Annual stickers may be purchased at City Hall and must be displayed before March 1st of each year. New residents and owners of new vehicles have 30 days to obtain a sticker, with necessary proof.
Business licenses are required for all establishments conducting business, in the City of Palos Hills. Licenses are renewed annually and must be displayed by May 1st.
All dogs and horses must be licensed by July 1st of each year. Inoculation proof is required. Dog licenses: $2.00; Horse Licenses: $5.00.
GARAGE SALE PERMITS
Permits are required, and must be posted in a visible place. They are good for 2 consecutive days and are limited to three during any one calendar year.
Depository available 24 hours for payments. It is not advisable to leave cash payments in the depository box.
Payments for any city services can be made by Visa or MasterCard.
NORTH PALOS FIRE PROTECTION DISTRICT
|FIRE / AMBULANCE||9-1-1|
CITY OF PALOS HILLS
|CHAMBER OF COMMERCE||598-3400|
|COMMUNITY RESOURCE DEPARTMENT||598-3400|
|MUNICIPAL GOLF COURSE||599-0202|
|OFFICE OF THE MAYOR||598-3400|
|PARKS & RECREATION DEPT||430-4500|
|AMERICAN RED CROSS||331-1075|
|BETTER BUSINESS BUREAU||(312) 346-3313|
|BUREAU OF CONSUMER FRAUD||(312) 814-3580|
|COOK COUNTY CLERK||(312) 443-5500|
|DEPARTMENT OF EMPLOYMENT SECURITY||458-0500|
|DRIVER SERVICES FACILITY||(312) 793-1010|
|FOREST PRESERVE DISTRICT||839-5617|
|GREEN HILLS LIBRARY||598-8446|
|ILLINOIS BELL (SERVICE)||1-800-244-4444|
|ILL DEPT ON AGING SENIOR HELPLINE||1-800-252-8966|
|NORTHERN ILLINOIS GAS||597-0110|
|O'HARE INTERNATIONAL AIRPORT||(312) 686-2200|
|PACE METRA & CTA INFO||836-7000|
|PALOS TOWNSHIP OFFICE||598-4418|
|P.A.T.S.E. BUS SERVICE||430-3822|
|P.O.W.S. COUNCIL ON AGING||422-6722|
|ROAD CONDITIONS (STATEWIDE)||1-800-452-4368|
|SERTOMA SPEECH & HEARING CENTER||599-9500|
|SOCIAL SECURITY ADMINISTRATION||1-800-772-1213|
|SOUTHWEST SUBURBAN CENTER ON AGING||354-1323|
|WORTH POST OFFICE||361-4787|
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The Police Department provides law enforcement services in accordance with federal,state and civil laws; along with the policies and regulations of the Police and Fire Commissions. Community policing is a positive way to reduce neighborhood crime by combining the efforts and resources of the police, local government and community members. The Palos Hills Police Department has long recognized the importance of working with the community in a productive partnership. Public safety and crime awareness programs are the cornerstone of community policing. They allow law enforcement to become a part of the community so residents feel encouraged to contact police before a serious problem arises, not after the fact. The Police Department consists of approximately 60 employees: including 30 full-time community service officers. Community Service Officers answer non-violent calls; including paperwork calls, public relations work, public service, auto lock-outs and house watches. Recent additions to the Police Department include 2 canine units, 2 bicycle patrol units, a motorcycle patrol unit and an enhanced records management system.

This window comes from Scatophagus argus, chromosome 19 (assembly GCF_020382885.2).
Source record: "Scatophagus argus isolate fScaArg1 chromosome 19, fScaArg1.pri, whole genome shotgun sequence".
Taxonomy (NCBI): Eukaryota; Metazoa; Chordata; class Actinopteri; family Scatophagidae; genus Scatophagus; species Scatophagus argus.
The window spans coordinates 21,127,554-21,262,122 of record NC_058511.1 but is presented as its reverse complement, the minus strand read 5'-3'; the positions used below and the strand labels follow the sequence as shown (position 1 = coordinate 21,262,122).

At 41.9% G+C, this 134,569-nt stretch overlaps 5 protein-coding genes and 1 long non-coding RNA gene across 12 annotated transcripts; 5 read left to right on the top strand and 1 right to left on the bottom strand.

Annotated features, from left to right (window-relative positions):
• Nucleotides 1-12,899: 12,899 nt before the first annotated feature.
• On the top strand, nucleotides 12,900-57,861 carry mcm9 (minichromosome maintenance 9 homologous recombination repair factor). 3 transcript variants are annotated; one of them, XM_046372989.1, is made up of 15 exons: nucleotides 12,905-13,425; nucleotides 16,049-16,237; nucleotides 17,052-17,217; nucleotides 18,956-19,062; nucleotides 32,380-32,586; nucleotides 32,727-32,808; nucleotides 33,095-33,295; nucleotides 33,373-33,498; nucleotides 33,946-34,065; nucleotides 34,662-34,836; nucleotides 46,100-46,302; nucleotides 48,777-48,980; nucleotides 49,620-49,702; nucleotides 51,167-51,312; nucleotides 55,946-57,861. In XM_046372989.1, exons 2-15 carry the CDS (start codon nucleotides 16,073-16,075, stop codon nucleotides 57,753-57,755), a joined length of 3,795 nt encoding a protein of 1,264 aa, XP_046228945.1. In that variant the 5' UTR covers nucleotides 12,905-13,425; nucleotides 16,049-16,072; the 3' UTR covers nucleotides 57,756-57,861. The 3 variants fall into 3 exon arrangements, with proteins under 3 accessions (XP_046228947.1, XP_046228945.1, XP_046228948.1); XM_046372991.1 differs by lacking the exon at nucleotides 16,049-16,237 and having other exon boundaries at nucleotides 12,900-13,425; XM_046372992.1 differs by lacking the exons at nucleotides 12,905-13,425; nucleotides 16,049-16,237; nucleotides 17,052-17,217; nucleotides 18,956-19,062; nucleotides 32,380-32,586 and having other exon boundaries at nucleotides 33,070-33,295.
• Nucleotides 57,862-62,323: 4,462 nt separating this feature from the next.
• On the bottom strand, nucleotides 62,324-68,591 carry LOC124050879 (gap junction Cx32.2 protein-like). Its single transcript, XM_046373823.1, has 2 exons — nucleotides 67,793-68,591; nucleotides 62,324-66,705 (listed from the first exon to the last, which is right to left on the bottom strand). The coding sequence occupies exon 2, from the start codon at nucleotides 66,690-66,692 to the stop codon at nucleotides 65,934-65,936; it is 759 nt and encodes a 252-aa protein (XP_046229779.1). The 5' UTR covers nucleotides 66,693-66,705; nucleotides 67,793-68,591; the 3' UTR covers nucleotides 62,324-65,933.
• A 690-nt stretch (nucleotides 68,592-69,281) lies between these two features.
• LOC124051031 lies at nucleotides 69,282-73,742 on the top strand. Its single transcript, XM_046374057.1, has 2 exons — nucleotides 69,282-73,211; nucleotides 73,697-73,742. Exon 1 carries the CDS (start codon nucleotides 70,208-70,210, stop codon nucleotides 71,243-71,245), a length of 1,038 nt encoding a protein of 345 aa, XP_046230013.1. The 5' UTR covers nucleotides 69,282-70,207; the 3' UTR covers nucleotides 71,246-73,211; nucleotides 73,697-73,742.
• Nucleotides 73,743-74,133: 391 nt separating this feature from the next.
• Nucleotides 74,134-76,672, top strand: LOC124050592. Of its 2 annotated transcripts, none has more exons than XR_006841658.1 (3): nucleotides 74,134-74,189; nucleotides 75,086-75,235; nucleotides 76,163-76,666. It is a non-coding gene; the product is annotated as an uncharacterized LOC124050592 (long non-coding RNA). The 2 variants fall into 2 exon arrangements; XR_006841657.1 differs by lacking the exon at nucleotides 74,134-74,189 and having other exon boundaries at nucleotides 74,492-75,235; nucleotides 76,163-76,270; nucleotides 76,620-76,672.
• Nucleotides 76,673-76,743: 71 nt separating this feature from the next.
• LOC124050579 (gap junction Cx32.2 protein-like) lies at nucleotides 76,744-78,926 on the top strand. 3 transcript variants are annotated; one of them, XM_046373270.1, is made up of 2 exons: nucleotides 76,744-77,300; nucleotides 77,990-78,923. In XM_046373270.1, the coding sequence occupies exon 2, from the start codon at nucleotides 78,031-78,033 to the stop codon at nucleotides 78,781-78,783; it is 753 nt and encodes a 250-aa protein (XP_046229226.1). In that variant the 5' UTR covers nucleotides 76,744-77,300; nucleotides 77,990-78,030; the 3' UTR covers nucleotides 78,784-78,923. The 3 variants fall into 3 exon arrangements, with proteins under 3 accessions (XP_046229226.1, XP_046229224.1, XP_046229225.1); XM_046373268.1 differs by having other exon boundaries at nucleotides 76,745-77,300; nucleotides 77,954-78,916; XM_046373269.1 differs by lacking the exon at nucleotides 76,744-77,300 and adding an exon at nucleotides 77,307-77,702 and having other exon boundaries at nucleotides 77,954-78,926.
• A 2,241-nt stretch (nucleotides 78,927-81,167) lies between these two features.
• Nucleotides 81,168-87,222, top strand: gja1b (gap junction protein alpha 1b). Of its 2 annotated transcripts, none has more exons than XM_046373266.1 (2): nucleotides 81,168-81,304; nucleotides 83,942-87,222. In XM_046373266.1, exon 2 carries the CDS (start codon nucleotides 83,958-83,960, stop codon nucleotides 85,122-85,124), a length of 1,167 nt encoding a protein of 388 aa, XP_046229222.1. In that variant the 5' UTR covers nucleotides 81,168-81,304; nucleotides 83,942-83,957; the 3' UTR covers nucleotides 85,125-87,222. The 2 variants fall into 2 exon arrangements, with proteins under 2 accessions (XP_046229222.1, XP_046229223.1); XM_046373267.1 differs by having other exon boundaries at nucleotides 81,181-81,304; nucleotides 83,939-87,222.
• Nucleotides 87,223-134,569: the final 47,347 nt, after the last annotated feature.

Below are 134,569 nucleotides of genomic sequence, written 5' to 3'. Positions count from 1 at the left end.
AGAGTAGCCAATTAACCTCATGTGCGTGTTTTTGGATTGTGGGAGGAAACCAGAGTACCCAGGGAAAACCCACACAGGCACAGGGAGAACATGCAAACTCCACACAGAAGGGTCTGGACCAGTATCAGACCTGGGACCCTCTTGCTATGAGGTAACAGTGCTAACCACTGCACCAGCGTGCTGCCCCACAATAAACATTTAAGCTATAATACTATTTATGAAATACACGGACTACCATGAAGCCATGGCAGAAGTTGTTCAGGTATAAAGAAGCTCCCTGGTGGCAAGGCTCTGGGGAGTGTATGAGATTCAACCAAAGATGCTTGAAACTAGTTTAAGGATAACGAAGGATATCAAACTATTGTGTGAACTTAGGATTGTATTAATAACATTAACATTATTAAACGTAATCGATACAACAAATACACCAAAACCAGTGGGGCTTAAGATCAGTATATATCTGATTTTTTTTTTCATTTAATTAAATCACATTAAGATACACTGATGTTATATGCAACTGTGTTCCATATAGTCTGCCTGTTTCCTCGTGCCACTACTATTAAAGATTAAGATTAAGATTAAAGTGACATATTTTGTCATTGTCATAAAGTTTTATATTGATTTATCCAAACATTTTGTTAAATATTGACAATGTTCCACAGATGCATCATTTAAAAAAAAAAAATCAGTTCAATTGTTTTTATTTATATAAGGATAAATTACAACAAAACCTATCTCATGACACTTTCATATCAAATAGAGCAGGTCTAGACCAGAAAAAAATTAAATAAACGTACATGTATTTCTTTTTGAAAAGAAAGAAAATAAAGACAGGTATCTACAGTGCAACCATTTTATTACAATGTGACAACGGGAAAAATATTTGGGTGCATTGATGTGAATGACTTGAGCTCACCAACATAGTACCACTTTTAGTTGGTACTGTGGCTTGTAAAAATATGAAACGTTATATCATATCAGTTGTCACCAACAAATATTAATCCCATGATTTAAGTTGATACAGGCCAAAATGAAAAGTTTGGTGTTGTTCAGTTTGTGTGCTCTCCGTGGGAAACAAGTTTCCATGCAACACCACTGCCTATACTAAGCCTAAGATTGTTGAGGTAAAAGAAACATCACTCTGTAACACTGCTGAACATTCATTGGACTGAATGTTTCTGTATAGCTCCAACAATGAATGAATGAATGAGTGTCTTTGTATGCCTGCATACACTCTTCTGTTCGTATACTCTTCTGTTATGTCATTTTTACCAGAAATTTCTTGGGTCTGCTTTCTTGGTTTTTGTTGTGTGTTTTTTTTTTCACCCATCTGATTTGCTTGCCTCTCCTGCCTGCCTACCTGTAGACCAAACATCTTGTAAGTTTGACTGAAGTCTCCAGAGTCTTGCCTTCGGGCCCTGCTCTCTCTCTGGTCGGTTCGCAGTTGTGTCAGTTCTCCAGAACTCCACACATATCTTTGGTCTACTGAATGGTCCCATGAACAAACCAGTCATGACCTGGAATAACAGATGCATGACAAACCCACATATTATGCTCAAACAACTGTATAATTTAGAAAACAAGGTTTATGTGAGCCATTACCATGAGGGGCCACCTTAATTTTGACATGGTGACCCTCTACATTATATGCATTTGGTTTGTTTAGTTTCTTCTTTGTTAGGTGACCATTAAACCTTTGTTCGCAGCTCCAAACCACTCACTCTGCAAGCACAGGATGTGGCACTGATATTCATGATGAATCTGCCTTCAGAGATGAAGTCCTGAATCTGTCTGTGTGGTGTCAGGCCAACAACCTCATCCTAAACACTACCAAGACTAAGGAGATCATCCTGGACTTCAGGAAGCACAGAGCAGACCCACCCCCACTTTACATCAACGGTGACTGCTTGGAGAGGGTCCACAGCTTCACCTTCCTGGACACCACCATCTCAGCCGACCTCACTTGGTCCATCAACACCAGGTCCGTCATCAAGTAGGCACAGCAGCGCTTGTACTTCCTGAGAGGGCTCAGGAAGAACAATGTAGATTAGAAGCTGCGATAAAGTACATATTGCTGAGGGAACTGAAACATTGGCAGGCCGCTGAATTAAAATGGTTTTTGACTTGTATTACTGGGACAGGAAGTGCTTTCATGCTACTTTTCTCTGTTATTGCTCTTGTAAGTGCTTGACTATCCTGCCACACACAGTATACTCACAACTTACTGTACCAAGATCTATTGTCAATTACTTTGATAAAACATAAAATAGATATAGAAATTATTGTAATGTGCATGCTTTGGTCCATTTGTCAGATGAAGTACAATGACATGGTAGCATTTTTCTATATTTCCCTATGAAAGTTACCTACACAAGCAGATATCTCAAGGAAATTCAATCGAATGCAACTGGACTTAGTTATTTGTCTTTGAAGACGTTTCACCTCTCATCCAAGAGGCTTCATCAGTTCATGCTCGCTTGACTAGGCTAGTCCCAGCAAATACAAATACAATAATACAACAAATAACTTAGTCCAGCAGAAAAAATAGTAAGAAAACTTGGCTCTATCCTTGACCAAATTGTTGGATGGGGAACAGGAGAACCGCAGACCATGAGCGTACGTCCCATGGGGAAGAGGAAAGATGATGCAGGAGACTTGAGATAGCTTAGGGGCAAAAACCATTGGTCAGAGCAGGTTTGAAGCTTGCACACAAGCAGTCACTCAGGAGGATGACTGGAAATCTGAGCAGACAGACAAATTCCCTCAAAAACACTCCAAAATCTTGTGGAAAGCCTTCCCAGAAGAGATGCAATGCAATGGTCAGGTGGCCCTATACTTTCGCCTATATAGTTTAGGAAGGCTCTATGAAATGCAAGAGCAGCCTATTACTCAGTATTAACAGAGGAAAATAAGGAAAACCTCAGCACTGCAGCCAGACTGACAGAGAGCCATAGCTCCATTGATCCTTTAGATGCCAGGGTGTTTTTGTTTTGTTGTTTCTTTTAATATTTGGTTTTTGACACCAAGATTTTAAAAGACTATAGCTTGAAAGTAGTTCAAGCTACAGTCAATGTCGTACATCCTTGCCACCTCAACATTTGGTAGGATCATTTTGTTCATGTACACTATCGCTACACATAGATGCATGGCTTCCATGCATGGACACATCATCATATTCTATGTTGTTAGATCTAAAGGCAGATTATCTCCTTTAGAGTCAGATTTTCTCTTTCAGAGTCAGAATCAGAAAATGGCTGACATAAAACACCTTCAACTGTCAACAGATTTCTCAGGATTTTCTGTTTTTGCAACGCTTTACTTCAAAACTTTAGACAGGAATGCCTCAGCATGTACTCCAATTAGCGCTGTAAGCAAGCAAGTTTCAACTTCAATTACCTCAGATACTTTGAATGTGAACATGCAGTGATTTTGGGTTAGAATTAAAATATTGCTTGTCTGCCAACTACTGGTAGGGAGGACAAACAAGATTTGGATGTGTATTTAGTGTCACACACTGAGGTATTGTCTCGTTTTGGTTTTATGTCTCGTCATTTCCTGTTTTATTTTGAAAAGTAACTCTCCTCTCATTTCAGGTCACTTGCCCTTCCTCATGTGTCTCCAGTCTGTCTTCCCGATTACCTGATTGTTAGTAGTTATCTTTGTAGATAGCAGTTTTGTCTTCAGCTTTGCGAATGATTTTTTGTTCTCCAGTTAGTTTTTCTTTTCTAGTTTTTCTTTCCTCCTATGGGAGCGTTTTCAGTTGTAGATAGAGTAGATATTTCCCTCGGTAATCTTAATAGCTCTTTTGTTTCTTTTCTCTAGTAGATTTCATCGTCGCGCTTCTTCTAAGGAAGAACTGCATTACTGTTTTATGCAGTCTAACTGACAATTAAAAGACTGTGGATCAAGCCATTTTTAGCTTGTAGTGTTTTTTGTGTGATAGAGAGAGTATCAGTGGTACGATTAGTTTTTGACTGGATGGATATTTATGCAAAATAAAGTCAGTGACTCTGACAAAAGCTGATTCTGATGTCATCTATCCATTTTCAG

A state accredited program for young men and women Interested in a career in law enforcement. Cadets provide support auxiliary services.
An educational program offering general information on safety and well being to the young population. "Trusty," the robot police car aids in teaching safety.
HIGH SCHOOL D.A.R.E. PROGRAM
Our Department is one of the first in Illinois to select this program for Sophomore students.
Part of a national network created to search for lost children. Identification packets are available upon request.
Residents leaving for vacation must request to have their home put on a special watch.
SENIOR CITIZEN OFFICER PROGRAM
The police department has an officer assigned to assisting the senior citizen community; including assisting them with understanding the laws, accompanying them to court and trying to eliminate confusion trying to regard police matters.
Future plans include laptop computers for all personnel. With an advanced records management system in place, reports may be generated in cars and downloaded in the mainframe at the police station; eliminating paperwork and downtime for officers.